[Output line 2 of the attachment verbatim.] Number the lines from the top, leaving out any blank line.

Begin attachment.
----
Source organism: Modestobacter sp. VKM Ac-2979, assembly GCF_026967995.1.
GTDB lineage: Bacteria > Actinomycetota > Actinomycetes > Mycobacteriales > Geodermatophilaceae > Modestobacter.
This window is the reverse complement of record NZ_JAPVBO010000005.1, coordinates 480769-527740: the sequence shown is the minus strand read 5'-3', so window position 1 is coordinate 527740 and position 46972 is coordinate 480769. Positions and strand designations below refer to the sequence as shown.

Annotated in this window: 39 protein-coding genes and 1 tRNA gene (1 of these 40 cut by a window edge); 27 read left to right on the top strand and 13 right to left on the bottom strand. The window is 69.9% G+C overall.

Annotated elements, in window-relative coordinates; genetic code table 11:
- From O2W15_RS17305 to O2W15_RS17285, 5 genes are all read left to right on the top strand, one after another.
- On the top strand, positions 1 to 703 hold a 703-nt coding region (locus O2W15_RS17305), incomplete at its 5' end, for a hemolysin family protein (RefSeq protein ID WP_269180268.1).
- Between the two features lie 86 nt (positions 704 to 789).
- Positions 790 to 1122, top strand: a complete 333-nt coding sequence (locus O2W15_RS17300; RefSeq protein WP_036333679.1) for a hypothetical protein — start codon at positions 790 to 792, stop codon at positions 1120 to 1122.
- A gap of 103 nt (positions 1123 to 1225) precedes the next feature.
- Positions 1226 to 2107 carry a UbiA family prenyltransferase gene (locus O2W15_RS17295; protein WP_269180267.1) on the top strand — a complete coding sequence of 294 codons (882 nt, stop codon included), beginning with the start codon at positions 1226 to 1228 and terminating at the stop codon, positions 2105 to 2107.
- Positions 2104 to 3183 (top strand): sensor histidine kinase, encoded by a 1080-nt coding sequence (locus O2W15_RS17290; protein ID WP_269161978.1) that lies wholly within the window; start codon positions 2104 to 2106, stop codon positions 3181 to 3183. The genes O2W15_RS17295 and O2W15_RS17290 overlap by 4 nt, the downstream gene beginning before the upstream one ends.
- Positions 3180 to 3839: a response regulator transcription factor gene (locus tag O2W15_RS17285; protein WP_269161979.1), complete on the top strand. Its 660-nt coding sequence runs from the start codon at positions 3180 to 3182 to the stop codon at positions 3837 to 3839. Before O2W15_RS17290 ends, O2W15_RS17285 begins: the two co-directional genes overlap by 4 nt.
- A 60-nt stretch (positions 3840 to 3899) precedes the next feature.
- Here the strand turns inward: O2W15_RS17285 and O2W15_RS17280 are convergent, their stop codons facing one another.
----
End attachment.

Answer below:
GTDB lineage: Bacteria > Actinomycetota > Actinomycetes > Mycobacteriales > Geodermatophilaceae > Modestobacter.